Mental gymnastics and having faith
I’ve noticed two things that people tend to say when they want to critique someone’s position in a theological/narrative framework discussion. These have subtly different implications, but so I want to address each.
The first thing I hear people say is that x view requires so much more faith than y view.
The second thing I hear people say is that x position requires mental gymnastics.
The interesting thing about the first is that it usually comes from people who nominally take faith as a virtue (e.g., theists). However, when they lob this claim at atheists (“It takes so much more faith to be an atheist.”) this seems to betray that they don’t actually think highly of faith at all. (chanson has written concisely about this phenomenon at Letters from a broad.)
So, it seems like this position is basically saying, “A minimum of faith is desirable, but at some point, too much is too much.”
However, the second thing that people say is still pretty interesting.
For the most part, no one self-proclaims that their position requires mental gymnastics (although I do think that many people might instead prize “nuance,” “complexity,” or “paradox”. See: liberal Mormonism.) The idea seems to be that one’s position should be easy and comfortable — and if yours is not, if yours is wracked with twists and flex (or is even merely perceived to be as such), then your position is suspect.
Of course, the kicker to me is that since no one tends to self-proclaim that their own position requires mental gymnastics (notwithstanding those who value nuance…), this all amounts to a disagreement between interpretations by the holder of a position and by an observer of that view. The observer projects his own difficulty tracking with the worldview as saying it must be the holder’s mental gymnastics. But the holder doesn’t see it as gymnastics — the holder holds her views precisely because she thinks that they are the most obvious, most sensible, most processable.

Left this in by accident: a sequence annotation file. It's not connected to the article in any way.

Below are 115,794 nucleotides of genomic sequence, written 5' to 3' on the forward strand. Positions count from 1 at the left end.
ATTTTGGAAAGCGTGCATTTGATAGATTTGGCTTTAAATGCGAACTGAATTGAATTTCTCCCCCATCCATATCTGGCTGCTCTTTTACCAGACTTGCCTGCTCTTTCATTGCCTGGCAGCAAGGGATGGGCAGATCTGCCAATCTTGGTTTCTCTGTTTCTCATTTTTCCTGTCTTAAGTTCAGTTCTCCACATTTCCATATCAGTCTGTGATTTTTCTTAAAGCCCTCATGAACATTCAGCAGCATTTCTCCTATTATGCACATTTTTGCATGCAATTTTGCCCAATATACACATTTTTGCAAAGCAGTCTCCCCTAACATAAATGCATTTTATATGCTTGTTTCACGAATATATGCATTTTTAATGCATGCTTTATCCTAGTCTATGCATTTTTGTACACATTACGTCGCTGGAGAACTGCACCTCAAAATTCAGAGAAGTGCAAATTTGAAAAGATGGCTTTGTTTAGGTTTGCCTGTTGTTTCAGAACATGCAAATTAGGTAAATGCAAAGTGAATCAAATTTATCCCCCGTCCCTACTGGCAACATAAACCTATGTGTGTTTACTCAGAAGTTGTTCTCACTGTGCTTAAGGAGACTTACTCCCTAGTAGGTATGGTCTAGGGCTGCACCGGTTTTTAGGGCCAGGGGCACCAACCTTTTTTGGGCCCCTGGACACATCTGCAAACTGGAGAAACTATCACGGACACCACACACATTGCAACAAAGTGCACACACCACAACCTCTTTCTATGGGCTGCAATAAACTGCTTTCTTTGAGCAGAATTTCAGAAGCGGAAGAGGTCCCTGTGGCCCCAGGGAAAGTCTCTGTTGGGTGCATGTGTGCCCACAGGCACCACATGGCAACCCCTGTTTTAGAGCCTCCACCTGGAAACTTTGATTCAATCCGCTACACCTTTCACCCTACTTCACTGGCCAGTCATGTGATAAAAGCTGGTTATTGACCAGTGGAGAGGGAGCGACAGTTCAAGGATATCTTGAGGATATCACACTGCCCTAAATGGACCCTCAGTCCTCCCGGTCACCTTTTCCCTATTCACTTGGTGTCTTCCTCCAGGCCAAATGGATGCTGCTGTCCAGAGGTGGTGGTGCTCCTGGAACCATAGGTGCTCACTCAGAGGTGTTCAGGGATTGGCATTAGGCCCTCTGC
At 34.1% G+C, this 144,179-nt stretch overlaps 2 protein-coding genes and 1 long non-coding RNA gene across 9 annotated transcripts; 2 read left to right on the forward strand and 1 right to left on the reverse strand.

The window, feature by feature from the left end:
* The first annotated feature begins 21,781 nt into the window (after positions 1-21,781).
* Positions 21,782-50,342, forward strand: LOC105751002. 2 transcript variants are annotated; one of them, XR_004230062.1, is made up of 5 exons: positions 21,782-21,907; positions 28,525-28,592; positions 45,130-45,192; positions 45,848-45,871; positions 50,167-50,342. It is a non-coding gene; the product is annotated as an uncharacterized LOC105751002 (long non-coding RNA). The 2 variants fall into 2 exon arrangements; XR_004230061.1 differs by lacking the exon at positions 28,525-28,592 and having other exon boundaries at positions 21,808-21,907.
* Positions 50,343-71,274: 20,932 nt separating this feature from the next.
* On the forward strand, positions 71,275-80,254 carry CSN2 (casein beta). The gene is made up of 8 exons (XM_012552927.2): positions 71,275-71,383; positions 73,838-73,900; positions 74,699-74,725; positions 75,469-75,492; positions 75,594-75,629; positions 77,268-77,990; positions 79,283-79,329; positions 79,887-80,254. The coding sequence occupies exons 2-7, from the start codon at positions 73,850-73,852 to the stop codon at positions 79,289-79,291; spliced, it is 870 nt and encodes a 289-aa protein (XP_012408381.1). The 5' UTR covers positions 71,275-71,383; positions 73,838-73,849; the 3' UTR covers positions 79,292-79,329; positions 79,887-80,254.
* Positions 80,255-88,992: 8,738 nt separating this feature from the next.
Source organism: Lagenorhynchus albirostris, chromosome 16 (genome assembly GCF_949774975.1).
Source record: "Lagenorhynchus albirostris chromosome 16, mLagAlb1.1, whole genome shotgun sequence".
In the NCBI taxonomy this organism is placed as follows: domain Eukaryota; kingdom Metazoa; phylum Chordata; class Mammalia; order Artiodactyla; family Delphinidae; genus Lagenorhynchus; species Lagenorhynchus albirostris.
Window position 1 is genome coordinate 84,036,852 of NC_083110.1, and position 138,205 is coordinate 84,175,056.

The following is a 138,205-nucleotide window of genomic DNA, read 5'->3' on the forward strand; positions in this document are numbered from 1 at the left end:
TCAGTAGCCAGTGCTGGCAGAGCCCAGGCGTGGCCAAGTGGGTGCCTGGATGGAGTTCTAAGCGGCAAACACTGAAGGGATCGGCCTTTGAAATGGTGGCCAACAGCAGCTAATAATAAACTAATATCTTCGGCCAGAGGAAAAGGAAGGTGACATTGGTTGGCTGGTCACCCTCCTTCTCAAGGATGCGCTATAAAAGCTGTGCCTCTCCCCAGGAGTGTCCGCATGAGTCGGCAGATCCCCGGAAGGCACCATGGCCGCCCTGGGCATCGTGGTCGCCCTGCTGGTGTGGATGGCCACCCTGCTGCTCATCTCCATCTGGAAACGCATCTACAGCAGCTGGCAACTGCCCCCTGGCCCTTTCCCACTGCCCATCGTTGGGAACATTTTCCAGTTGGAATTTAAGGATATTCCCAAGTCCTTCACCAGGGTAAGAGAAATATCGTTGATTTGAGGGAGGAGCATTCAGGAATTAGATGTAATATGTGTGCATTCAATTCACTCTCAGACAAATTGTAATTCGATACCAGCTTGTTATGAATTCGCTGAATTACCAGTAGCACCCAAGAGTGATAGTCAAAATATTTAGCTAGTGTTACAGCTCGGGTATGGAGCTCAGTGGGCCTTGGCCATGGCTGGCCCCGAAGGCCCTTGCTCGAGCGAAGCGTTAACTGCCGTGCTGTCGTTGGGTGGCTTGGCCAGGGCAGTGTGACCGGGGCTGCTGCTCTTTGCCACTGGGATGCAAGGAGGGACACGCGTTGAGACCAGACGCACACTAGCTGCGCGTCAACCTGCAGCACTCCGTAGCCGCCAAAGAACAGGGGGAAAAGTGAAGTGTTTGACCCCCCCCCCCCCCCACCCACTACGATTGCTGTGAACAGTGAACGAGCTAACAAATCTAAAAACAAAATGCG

But let’s get back to comparing the two statements. The statement about excess faith is different from the statement about mental gymnastics because at least some people think that faith is a good idea…at least some of the time. However, no one wants to own “mental gymnastics” — only at best nuance, complexity, paradox.
Of course, some folks would raise that maybe faith isn’t a virtue at all.
I think that has been hashed out by plenty of other folks, so instead I’ll ask the other question: what if “mental gymnastics” is a virtue?
Maybe I’m just getting too Lakoffian here, but it seems the conceptual metaphor of discourse as exercise is a lot more positive than the general conceptual metaphor of argument as struggle. I mean, inspite of the kinesiological research points on what kind of stretching is best, whether warm ups are good or dangerous, etc., gymnastics is pretty healthy.
I now realize that at least SOMEONE who reads this post will take it as carte blanche to claim that my views require mental gymnastics and thus may be dismissed.